Self-Control and Steadfastness: 2 Peter 1:6

Paul says in Galatians 5:6: “the only thing that counts for anything is faith expressing itself through love.” He has Peter’s hearty “amen.” 2 Peter 1:3-12 is all about this movement, from faith to love. God’s many gifts in Jesus become real to us as we go on this journey in the Spirit, supplementing our faith so that it becomes love.
What’s the second hardest thing about believing in Jesus? Opening our heart to Him. What’s the hardest thing about faith in Him? Enduring. Being steadfast. (Eph 6:13; Rev 13:10)
What is the second hardest part about loving a sinner? Having self-control. What is the hardest thing about loving a sinner? Enduring. Being steadfast.
Weekenders, conventions, events, classes, seminars, concerts: these can be helpful and important. But they are easy. The grind is hard. Courses are easy; decades are hard. Honeymoons are easy; golden anniversaries come hard. College is easy; careers are hard.
In the Old Testament, what is the single most common adjective for God’s single most defining attribute? “Steadfast love.” Hesed. Covenant Love. 191 times throughout the Old Testament. Twenty-six times in Psalm 136 alone: “for His steadfast love endures forever… for His steadfast love endures forever… for His steadfast love endures forever.”
(I love the way The Jesus Storybook Bible says it: He loves us with a Never Stopping, Never Giving up, Unbreaking, Always and Forever Love.)

This has to be God’s singularly defining trait if it’s a relationship with sinners that He wants. And He does. And the same is true for us. Without steadfastness, there can be no hope of love for sinners. Without steadfastness, there can be no hope of a relationship with a sinner. Without steadfastness, there can be no hope of community with sinners.
And so it has to be present among us.
First of all, because it is so essential to who God is, it is likewise essential to who we are. That is, it is of our essence. If we have received God’s Spirit, then steadfastness will characterize our love. “The fruit of the Spirit is love…faithfulness.” (Gal 5:22) It’s a mark of this God’s Spirit in us.
Second of all, because it is Jesus. Jesus Himself is the fulfillment of God’s steadfast love. He is the embodiment of it. Long after God should have—by human standards—torched the whole business, He persists in doing good. And not just any good, but the greatest good He could possibly have done: coming to us, the way He did, in the Son, as a servant, with mercy, suffering for us, pouring out His Spirit. We are the people of Jesus; we are the people of God’s steadfast love.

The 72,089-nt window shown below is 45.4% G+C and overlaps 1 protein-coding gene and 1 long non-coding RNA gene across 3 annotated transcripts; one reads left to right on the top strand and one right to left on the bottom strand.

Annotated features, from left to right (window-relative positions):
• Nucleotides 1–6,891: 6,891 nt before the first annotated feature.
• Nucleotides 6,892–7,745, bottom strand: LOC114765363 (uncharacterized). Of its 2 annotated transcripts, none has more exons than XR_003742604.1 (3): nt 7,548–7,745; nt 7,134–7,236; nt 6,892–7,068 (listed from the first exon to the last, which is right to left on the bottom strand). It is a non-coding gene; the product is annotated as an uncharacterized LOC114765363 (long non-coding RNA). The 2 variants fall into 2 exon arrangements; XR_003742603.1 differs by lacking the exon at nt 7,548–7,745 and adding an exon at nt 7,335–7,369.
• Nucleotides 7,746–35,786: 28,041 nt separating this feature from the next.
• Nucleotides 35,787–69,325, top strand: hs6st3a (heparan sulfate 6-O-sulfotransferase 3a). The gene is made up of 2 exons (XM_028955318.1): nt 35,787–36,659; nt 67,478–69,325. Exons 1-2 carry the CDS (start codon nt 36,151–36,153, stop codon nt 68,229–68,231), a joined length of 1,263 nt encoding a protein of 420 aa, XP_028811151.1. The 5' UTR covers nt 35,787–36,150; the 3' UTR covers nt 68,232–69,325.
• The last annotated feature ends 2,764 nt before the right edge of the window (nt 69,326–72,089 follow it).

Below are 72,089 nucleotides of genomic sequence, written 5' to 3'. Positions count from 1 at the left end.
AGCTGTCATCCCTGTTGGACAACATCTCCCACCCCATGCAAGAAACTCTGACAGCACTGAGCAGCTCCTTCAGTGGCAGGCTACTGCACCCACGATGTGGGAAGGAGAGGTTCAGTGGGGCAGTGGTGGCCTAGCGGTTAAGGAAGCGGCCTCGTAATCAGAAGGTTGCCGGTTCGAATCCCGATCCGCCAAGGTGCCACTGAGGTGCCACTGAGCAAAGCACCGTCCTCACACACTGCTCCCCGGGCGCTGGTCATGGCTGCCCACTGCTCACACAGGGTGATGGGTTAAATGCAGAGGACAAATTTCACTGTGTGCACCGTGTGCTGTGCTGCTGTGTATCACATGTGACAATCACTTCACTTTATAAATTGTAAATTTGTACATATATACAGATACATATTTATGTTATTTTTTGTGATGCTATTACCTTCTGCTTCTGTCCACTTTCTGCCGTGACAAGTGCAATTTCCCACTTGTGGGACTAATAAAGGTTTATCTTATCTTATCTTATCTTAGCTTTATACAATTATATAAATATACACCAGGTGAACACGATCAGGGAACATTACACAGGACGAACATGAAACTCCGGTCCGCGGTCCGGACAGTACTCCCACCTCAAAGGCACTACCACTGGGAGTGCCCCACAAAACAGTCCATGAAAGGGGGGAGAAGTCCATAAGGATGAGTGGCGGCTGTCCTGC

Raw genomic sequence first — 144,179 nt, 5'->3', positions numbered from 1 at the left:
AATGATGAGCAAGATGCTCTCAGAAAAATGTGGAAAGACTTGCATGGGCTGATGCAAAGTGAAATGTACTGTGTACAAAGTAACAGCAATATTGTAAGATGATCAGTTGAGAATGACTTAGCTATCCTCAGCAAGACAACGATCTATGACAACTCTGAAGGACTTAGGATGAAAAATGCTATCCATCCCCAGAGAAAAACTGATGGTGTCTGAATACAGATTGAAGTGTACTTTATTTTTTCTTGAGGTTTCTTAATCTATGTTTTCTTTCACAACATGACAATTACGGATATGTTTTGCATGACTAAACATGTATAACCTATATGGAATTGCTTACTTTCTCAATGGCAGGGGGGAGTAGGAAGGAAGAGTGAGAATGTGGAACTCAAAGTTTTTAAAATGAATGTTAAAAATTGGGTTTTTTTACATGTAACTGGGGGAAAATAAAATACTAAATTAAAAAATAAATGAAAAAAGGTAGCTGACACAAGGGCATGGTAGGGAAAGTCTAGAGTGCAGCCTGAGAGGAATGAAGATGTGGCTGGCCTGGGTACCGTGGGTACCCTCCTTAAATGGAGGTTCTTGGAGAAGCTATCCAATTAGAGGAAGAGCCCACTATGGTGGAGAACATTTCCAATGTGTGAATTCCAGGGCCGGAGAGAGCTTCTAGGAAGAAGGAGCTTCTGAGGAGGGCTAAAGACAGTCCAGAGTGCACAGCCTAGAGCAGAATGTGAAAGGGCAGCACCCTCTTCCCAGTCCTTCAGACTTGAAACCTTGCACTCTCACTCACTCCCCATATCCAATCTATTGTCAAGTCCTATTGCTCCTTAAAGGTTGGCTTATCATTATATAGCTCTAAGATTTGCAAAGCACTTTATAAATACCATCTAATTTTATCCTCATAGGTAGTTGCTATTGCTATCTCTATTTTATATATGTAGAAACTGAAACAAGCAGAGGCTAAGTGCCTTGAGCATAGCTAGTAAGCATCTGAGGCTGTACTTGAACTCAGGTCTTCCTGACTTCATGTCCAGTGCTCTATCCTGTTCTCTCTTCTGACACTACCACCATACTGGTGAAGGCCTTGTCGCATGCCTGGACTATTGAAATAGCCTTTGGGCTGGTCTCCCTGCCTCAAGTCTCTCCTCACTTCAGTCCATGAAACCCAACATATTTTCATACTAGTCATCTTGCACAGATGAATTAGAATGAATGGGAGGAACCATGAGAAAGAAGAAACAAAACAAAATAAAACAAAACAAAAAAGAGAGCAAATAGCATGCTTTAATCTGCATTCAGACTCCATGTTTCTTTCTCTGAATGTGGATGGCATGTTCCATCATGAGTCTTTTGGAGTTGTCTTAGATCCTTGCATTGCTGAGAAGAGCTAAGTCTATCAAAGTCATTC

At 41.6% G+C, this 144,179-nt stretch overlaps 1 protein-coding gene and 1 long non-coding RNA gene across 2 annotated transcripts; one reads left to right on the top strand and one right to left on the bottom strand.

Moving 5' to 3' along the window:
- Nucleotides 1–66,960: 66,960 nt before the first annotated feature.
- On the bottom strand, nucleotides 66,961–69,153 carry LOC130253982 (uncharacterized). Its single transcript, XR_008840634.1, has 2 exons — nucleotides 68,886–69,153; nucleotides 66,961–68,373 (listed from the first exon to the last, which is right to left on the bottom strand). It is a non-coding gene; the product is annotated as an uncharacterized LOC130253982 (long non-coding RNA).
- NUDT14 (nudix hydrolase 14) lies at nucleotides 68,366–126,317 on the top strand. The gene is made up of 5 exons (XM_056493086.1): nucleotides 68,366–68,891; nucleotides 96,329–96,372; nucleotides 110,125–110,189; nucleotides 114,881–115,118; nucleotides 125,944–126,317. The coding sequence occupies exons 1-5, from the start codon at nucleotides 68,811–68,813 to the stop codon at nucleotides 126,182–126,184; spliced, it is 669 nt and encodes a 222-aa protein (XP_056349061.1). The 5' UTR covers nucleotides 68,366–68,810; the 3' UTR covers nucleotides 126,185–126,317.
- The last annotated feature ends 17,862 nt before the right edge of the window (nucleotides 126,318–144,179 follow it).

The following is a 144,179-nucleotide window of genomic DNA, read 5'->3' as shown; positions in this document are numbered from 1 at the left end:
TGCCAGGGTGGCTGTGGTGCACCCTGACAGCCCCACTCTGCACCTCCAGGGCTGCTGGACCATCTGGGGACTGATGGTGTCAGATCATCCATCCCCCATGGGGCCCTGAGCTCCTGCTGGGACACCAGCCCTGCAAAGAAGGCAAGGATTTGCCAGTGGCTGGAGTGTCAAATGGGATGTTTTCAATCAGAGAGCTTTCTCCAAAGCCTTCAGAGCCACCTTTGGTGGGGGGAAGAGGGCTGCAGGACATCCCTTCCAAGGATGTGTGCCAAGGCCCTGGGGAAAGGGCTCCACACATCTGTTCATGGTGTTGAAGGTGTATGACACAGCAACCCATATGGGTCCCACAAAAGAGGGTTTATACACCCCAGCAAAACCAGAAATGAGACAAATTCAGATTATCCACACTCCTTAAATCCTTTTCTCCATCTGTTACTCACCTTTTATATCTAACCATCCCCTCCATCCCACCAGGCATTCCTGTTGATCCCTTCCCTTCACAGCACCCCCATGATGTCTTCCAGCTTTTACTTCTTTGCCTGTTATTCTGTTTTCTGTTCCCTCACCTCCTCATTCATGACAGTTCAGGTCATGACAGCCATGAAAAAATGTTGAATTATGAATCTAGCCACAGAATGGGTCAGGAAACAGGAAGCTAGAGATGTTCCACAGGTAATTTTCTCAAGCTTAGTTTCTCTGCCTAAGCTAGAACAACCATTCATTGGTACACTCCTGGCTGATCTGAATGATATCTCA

Now, this can sound intimidating, but it’s not meant to. Steadfastness is not a skill we acquire over time, like callouses. It is a gift we inherit along with every other good thing. It comes from God in Jesus by the Spirit. It’s His. It’s His, not ours. It’s only ours in any way because it’s His and He gives it to us. So if we need steadfastness in a relationship, in a situation, in our own selves, we know where to go for it. Go to the headwaters. Go to the fount. Go to Jesus.
And the people in our lives who need Jesus, who need the love of God, where shall they go? They come to us for the steadfast love of God in Christ. In our love. In our witness to His love.

Nothing has shaped me more than the love of the people God has put around me. Their love has discipled me. And not by single, isolated, moments or gifts or kind words or acts of service, but by the steadfastness of their love. They keep showing up. They keep hoping for me, praying for me. They keep being kind. I can’t believe it.
It’s unbelievable. It’s utterly holy. It’s His. It’s theirs. Now, it’s mine.

Thanks, God. Thanks, everybody.
To Consider:
Where do you feel like you could use some “steadfastness” in your faith or in your love?
Where have you recently experienced God’s steadfastness toward you? From whom?
As we approach Good Friday and Easter weekend, think about the steadfastness of Christ. How does His steadfastness toward the Father, and toward you, encourage you?
Can you think of anyone in your regular-life who would be blessed by some steadfastness? How could you share God’s steadfastness with them? How could you be steadfast for them?

Photo by Michał Mancewicz on Unsplash